“Peace in our time.” That’s what billionaire inventor Tony Stark (Robert Downey Jr.) says to justify using artificial intelligence to create Ultron, the ultimate robot defense system in Avengers: Age of Ultron. Once created, Ultron turns on his master and transforms the call for world peace into a mission to eradicate the human race.
Ultron begins his evil plot by enlisting evil twins Quicksilver (Aaron Taylor-Johnson) and the Scarlet Witch (Elizabeth Olsen) to use their respective speed and hallucinatory powers to divide Stark and the other members of the Avengers’ team, comprised of Thor (Chris Hemsworth), the Hulk (Mark Ruffalo), Captain America (Chris Evans), the Black Widow (Scarlett Johansson), and Hawkeye (Jeremy Renner), reunited from the 2012 Avengers film.
Once the Scarlet Witch succeeds in invading the Avengers’ minds and hearts, Ultron quickly creates an android army and a device set to destroy the earth. Will the Avengers prevail? Will there be elaborate action scenes, smashing of cars, trains, and trucks, along with the slaying of myriad robots? Is this the first big comic-based action movie of the summer?
After we saw Age of Ultron this past weekend, my daughter and I began to pick apart the film. My son chimed in from the back of the car: “It’s just an action movie,” adding that we didn’t need to overanalyze it.
My son obviously has a point: it’s a well-made and entertaining action movie. That said, I do enjoy picking apart a big-budget film like Age of Ultron to see how it tries to grab and hold on to our attention at multiple levels. While I may give away too much of the plot (spoiler alert!), here are some aspects of the film to think about.
Security: History buffs will recognize Tony Stark’s line “Peace in our time” as an ironic reference to British Prime Minister Neville Chamberlain’s treaty with Hitler before World War II. As that didn’t work out for Chamberlain, viewers have a hint that Stark is on the wrong path in putting his trust in Ultron. Like so many superhero and science fiction movies, Age of Ultron taps into our fears of worldwide conflict, but what does it say about our relationship to technology and security?
A Wired Frankenstein: Ultron is clearly a modern Frankenstein tied to the Internet, able to travel from one robot host to another. Voiced by James Spader (The Blacklist), Ultron is also Stark’s evil alter ego: the same snark yet no heart. Despite Spader’s engaging voice work, is Ultron a compelling villain? Or is Ultron, as is my opinion, the weakest link in the movie?
God Talk: The evil Ultron is not just an inventor’s troublesome stepchild; he is clearly presented as a deity gone bad. Holding a chemical element that will hasten his plan for world destruction, Ultron intones “Upon this rock I will build my church.” To counter Ultron, the scientists in the film, along with some help from Thor, bring to life another synthetic creature, full of artificial intelligence and goodness, whose first words are, “I am. I am.” Yes, the movie clearly references God’s words in the burning bush to Moses—listen for it! Do such lines act as clever dialog filler or do they have any religious significance? In other words, is the film just using biblical references to get your attention or actually saying something about the risks of putting your trust and faith in technology?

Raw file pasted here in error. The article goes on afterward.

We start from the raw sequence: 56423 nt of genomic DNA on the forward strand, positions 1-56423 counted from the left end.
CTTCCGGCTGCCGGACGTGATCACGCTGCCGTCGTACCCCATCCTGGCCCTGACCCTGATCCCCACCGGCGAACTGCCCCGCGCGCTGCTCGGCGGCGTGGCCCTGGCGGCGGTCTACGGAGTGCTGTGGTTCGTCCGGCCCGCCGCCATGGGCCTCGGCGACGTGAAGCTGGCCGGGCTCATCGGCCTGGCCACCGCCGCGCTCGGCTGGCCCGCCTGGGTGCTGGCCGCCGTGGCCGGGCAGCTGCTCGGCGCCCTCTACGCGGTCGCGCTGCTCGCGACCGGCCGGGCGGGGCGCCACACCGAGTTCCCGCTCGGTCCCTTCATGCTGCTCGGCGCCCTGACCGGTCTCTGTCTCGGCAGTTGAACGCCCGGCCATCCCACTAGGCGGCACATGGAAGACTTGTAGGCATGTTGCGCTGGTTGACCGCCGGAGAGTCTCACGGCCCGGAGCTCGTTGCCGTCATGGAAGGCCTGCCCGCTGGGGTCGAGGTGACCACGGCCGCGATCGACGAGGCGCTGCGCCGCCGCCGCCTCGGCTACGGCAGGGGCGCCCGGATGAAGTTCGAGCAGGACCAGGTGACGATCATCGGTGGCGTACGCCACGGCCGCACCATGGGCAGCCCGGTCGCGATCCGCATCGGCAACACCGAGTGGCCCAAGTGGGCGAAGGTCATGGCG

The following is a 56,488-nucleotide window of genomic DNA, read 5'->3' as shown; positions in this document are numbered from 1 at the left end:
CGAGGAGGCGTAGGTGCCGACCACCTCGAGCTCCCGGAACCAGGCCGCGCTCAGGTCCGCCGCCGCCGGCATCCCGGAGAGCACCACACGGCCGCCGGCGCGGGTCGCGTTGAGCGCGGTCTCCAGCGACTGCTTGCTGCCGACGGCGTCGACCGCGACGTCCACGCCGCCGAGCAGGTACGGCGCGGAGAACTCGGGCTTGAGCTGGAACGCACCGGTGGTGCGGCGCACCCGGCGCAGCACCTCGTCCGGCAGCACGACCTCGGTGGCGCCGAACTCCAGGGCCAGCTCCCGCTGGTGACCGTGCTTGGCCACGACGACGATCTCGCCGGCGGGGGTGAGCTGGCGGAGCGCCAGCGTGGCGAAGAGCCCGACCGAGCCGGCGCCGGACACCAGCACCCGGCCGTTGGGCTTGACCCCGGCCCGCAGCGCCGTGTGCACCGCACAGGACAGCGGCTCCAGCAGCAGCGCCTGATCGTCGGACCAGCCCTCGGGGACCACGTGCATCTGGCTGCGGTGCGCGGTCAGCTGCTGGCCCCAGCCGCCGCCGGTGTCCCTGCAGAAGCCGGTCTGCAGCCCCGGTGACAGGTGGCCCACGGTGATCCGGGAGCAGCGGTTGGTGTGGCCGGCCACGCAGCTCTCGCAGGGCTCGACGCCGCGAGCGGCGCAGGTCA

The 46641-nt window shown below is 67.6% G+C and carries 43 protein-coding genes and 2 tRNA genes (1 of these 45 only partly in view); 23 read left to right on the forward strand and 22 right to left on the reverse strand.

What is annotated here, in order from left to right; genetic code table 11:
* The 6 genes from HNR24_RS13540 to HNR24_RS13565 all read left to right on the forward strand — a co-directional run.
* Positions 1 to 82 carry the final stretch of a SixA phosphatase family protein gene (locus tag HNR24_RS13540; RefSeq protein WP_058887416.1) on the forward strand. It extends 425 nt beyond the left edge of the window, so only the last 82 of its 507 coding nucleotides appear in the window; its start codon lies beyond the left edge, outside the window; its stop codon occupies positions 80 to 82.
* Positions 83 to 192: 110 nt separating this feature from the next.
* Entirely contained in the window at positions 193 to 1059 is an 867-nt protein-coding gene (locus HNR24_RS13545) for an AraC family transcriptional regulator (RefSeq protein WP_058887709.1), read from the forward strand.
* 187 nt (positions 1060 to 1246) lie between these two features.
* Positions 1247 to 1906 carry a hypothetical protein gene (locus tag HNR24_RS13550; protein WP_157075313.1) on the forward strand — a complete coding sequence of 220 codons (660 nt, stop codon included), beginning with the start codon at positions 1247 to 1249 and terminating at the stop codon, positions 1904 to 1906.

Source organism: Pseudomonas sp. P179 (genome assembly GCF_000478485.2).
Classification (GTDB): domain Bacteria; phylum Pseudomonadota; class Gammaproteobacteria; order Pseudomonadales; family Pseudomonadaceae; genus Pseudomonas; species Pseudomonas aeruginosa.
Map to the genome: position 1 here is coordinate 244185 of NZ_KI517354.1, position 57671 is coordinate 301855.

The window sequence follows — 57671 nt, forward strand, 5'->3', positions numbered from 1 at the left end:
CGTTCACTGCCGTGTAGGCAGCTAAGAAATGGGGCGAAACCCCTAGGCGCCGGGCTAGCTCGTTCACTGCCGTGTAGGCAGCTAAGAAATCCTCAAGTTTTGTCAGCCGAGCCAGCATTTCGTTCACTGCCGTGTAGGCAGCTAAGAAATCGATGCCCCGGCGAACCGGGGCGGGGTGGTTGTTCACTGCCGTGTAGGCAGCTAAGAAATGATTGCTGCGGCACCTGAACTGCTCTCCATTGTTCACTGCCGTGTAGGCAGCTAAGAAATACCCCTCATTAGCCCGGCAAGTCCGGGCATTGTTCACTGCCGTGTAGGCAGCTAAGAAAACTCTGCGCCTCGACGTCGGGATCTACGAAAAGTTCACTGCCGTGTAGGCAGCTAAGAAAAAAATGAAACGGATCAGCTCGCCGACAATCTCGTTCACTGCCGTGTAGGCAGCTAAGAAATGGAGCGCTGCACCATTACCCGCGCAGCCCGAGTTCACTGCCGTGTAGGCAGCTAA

One-liners: To lighten the darkness of the plot and offer a break from or amidst all the fighting, most action movies are filled with one-liners. Director and writer Joss Whedon, along with his experienced cast, are particularly good at delivering clever jokes. Some fall into cheap innuendo and others are genuinely funny, like the joking about Captain America’s swearing or about who is worthy to carry Thor’s hammer. But does the constant joking take away from the suspense?
Mumbo Jumbo, Backstory, and Confusion: Watching a summer blockbuster, I expect to be confused at some point. Characters spout scientific mumbo jumbo or mention an aspect of Norse mythology as if it were common knowledge. And while I have watched all the Marvel comic-book movies, I’m beginning to confuse the characters’ backstories. (Hasn’t Tony Stark retired? What happened to Loki? Are those aliens or robots?). Before seeing Age of Ultron, I wondered how Whedon would craft a plot to hold the ensemble cast together. Look for the way the superheroes’ dreams tell us of their past and, at the same time, how the relationships between the characters develop.
The Bechdel Test: The graphic novelist Alison Bechdel is credited with proposing this test for fictional works: does the story have two women who talk to each other about something other than a man? Age of Ultron has two prominent female superheroes, and both are given the chance to do more than just show off their good looks. But compared to the male superheroes, do the female characters interact at all with each other? And despite the presence of prominent African-American actors like Samuel L. Jackson and Don Cheadle, try a similar test for the minority characters in the film.
Product Placement: I used to dislike the way movies make money by having characters wear or use certain products. I have now given in to product placement and try to see how many I can find. In Age of Ultron, Audi cars, Beats headphones, and Under Armour compression T-shirts are obvious, but there are more brands to spot. . . .
Given these various critical comments, should you then go see Age of Ultron? If you like seeing Marvel superheroes in action, then you will probably enjoy the film. The film fulfills and at times exceeds summer blockbuster expectations. At the same time, I also think it’s possible to enjoy the movie by thinking about how it is constructed or how it reflects our society’s preoccupations. In that respect, Age of Ultron is more than just an action movie. (Marvel/Disney)